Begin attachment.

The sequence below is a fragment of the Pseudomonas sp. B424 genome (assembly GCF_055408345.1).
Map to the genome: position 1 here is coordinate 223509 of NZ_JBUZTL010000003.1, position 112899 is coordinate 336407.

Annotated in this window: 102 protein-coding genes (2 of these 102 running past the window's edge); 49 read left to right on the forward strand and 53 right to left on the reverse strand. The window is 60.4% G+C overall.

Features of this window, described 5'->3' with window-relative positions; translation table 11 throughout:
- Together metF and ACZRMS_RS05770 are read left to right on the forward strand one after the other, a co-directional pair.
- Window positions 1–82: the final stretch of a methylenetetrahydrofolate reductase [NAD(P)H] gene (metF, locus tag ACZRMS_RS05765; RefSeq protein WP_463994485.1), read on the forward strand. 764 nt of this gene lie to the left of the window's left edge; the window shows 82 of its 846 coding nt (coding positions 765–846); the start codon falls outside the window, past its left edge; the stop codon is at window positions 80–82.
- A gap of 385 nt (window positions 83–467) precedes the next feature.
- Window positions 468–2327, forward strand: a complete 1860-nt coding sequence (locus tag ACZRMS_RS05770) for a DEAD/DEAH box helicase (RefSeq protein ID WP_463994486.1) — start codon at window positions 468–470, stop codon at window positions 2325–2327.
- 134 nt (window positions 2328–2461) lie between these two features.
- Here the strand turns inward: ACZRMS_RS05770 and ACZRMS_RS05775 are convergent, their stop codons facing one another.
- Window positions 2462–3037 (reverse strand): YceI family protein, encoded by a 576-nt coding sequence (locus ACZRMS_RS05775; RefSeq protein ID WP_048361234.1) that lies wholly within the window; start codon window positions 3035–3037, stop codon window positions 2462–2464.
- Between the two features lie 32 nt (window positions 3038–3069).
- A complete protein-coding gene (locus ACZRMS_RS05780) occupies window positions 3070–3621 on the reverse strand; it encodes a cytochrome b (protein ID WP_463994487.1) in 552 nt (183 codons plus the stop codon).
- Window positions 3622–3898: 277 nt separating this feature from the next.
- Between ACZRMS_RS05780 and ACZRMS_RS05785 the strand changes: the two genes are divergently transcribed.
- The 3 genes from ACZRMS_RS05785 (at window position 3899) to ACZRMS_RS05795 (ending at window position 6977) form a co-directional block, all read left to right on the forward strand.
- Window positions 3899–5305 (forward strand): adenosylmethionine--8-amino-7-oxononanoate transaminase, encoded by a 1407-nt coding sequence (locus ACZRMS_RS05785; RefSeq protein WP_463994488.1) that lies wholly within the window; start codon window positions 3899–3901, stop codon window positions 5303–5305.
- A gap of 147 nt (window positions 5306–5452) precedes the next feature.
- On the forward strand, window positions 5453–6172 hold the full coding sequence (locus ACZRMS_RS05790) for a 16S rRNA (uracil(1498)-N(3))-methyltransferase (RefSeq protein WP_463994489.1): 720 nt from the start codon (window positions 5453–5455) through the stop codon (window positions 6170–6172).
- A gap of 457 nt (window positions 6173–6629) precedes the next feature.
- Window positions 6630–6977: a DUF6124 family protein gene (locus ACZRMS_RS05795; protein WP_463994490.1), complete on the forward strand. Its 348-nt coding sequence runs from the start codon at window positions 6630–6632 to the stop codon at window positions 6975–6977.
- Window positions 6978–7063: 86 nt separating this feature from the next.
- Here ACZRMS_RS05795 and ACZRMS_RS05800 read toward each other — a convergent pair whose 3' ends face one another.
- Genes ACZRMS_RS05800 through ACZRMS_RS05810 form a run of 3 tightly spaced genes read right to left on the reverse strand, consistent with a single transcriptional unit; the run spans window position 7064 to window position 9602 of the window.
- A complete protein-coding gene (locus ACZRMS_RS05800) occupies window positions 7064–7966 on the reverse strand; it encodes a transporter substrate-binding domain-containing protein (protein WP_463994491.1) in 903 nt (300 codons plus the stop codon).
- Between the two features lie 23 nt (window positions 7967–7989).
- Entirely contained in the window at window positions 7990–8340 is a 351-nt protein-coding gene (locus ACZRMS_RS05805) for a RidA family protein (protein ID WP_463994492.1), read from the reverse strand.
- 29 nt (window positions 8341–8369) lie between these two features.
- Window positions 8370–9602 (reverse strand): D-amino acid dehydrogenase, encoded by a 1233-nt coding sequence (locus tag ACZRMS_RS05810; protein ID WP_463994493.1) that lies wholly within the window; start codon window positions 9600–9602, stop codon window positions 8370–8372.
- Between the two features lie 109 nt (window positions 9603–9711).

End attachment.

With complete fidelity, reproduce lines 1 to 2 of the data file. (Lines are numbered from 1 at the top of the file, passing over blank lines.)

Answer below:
The sequence below is a fragment of the Pseudomonas sp. B424 genome (assembly GCF_055408345.1).
Map to the genome: position 1 here is coordinate 223509 of NZ_JBUZTL010000003.1, position 112899 is coordinate 336407.